Car doesn't start because of weak battery. But starts after 4 tries. Why?

Discussion in 'The Garage' started by fuzzybabybunny, Feb 16, 2013.

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  1. Ferzerp

    Ferzerp Diamond Member

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    The overly high current for that type of battery may be heating it up, and if it is cold, that would explain the short rise in delivered amps.
     
  2. HeXen

    HeXen Diamond Member

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    Then you still NEED the isolator and another battery like Kinectics, it's not hard at all to setup, it's simply just another Positive and Negative wire, you can get heavy guage copper wires cheapest from Welding suppliers usually.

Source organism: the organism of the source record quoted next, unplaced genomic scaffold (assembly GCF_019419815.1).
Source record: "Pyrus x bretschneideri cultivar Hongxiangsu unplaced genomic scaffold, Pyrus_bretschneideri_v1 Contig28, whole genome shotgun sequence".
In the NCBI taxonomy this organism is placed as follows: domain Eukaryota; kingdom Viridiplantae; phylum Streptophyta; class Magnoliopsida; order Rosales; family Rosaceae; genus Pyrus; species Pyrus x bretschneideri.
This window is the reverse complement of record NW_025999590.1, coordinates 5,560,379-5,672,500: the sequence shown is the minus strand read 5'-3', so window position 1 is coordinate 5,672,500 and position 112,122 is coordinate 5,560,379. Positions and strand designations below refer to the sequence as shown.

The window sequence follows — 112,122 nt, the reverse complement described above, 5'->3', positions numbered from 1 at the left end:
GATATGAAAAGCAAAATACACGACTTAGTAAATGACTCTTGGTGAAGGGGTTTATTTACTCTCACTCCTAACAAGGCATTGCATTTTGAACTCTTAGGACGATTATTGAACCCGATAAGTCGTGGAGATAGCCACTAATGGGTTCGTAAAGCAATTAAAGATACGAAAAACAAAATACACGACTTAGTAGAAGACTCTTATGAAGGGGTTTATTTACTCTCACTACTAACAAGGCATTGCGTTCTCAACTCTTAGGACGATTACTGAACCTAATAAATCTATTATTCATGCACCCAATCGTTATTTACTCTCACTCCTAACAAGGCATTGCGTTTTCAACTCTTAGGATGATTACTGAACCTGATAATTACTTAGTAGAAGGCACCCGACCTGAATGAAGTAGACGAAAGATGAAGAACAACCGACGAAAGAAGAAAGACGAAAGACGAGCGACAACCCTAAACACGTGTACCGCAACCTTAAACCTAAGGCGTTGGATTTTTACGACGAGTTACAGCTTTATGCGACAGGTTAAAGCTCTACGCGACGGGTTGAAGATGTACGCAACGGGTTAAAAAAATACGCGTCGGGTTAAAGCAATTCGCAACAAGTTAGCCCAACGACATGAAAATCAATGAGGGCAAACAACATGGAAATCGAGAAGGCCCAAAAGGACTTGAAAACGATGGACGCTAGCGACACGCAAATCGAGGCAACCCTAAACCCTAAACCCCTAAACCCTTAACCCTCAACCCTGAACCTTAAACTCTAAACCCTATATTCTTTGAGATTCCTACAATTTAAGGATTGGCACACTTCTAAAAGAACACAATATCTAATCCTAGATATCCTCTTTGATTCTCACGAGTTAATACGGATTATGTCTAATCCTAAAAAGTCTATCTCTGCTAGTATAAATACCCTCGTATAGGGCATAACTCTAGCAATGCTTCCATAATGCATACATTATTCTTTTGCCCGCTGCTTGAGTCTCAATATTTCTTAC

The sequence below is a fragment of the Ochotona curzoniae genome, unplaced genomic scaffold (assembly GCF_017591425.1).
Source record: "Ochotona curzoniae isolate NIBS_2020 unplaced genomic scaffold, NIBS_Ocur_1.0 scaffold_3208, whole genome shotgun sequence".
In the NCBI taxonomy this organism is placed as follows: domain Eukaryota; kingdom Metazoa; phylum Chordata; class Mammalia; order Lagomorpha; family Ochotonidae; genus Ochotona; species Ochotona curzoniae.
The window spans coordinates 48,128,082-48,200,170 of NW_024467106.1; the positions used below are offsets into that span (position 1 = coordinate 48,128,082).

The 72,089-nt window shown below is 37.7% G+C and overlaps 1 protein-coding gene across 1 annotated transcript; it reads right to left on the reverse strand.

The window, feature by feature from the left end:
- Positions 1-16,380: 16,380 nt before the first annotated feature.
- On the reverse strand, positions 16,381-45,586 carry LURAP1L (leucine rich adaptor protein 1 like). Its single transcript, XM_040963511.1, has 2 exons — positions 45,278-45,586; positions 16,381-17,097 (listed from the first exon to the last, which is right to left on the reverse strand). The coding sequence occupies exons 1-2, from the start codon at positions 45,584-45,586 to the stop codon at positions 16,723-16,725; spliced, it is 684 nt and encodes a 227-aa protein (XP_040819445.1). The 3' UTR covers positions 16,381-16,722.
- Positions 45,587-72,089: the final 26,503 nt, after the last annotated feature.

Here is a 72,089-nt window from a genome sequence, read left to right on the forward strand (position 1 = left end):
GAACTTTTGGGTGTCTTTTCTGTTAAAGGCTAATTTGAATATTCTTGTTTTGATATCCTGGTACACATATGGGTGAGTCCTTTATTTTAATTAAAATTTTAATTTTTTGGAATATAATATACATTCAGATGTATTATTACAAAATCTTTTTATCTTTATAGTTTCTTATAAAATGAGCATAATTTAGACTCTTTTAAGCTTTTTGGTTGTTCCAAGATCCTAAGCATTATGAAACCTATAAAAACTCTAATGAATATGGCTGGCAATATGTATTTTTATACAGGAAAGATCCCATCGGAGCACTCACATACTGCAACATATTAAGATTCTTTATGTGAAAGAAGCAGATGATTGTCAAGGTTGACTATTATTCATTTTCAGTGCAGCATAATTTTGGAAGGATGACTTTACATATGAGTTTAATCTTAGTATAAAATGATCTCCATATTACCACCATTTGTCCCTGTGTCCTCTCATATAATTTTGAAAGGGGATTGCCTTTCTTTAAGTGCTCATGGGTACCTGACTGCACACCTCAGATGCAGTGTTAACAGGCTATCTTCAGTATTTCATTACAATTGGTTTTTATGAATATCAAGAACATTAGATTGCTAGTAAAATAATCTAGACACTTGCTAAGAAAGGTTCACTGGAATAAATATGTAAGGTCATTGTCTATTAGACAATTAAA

If you don't then 2 things are inevitable. You can constantly replace dying batteries and eventually a cooked starter cause cranking on low batteries is hard on them and fully discharging such batteries shortens their lifespan. those kinectics type batteries will probably do the best in that regard, the isolator will protect your main battery from discharge but still allow the second battery to charge.

    By protecting the main battery, you also protect your starter as it will have the amps it needs without strain and no more having to jump start, which also doesn't help anything.
    Or just leave the car running all the time or get a generator.

    Where i work, we leave our trucks running all day, their diesels but we have batteries and stuff to charge too, but their company trucks.
     
  3. leper84

    leper84 Senior member

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    This is actually very believable and I actually had something similar happen to me recently.